Age and Ambition

It happened again, I got a call from a symphony orchestra asking me to come and conduct; this time it was the Slovenia Philharmonic Orchestra in Ljubljana, Slovenia. It's happened so many times, it always goes something like this:

"Hello, Mr. Roger Bobo? We were wondering if you are free to come and conduct our orchestra April 5 to 15 next year, are you available those dates?"

"Thank you. Yes, I'm sure those dates could be arranged with no problem."

"That's very good to hear; we are wondering without any advanced warning if you might have any idea of the repertoire you would like to do?"

"Yes, that's a question I don't need to think about; I would like to do Adagio for Strings by Barber, a concerto, depending on the soloist, and after the intermission, I would like to do Mahler's first."

I was ready for what came next; I've had heard it so many times.

"Oh,.. uh,…. well, since you are a tuba player, we were thinking we might let the strings have a break that week and that you could plan a brass concert and perhaps work with our brass section on some of our repertoire for the following season."

I already knew what I was going to say; it would be a clear “YES”. Although I would prefer to conduct the full orchestra, a turning it down would be out of the question.

"Sure, that would be wonderful..."

That's it, that's how it goes and in my effort to be realistic it's become obvious that at age 68 I should not look forward to a fulfilling career of conducting the major symphony orchestras of the world. It's not as though I never had a chance, twenty-five years ago I conducted a week of children's concerts with the Los Angeles Philharmonic; reality has to be faced again, I wasn't ready. Since then I have had abundant experience in conducting and although I feel ready now. I don't expect any greater frequency of engagements, when they come I will gratefully and happily accept. But another thing I have to face is that that chronic ambition still burns deep inside me and, of course, I know it would be a tragic waste of time and energy if I reflect on what might have been. Certainly, my career cannot be viewed as a failure and I find myself quite content and fulfilled in my teaching, working with the various ensembles at the Musashino Academy of Music and the few conducting engagements I'm offered.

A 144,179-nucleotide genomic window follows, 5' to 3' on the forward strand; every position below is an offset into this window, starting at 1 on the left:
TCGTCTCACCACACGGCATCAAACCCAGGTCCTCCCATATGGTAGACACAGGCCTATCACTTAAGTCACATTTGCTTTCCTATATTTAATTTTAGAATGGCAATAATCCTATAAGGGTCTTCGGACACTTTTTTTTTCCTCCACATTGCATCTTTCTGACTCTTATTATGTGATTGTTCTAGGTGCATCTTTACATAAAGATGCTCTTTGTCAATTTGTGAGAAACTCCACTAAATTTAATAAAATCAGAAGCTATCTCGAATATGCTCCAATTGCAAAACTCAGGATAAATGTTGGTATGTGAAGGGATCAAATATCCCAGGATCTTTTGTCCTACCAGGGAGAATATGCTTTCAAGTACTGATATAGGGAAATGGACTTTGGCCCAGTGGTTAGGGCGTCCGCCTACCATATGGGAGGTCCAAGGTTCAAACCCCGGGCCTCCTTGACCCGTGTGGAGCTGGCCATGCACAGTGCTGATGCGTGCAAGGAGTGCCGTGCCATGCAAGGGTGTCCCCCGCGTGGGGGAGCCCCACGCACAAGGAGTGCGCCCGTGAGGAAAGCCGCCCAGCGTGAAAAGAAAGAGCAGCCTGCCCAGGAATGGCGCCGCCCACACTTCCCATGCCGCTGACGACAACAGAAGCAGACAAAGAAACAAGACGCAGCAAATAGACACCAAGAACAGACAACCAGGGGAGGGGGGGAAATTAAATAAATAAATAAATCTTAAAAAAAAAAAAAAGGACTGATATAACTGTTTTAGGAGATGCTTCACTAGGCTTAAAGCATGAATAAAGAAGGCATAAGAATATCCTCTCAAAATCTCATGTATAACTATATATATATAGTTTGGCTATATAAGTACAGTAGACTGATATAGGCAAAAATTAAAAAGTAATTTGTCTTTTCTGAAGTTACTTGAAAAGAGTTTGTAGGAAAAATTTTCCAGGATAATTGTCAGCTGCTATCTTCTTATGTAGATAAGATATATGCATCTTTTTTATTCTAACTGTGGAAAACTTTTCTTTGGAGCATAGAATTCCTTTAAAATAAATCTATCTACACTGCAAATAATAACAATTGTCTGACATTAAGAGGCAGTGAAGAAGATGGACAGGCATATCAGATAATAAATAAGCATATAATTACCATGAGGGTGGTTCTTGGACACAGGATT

My love for symphonic music is not without some pain and frustration, however. During my last years in service in service with Los Angeles and even now during my occasional concert attendance I have suffered by observing blatant conductor incompetence; I suppose saying that I was embarrassed would be considered more politically correct but I still have to say that I am appalled by many of the young conductors I have seen who do not know the score, do not know the orchestra nor have developed a readable baton technique, and sometimes all of the above. Well, I've said it, now I will let it go, it's time to move on.

In truth I would still like to conduct albeit I am quite content with what I've got. Just in case anyone wants to engage me I submit the following concert:

Adagio for Strings - Samuel Barber

Concerto for Two Pianos- Francis Poulenc, Pianists: Katia & Marielle Labèque

First Symphony - Gustav Mahler

  1. Langsam, Schleppened
  2. Kräftig bewegt
  3. Feierlich und gemessen
  4. Stürmich bewegt

I know the scores and how I want to treat them, I know the orchestra very well and I have a reasonable readable baton technique.

Enough introspection, I have enough work to do and it's work I adore. We keep learning in this life and I look forward to that process continuing. The more we learn the better we can teach and I've believed for a long time teaching is the most important thing we can do; I hope to keep getting better at it.

Roger Bobo, August 15, 2006, Tokyo

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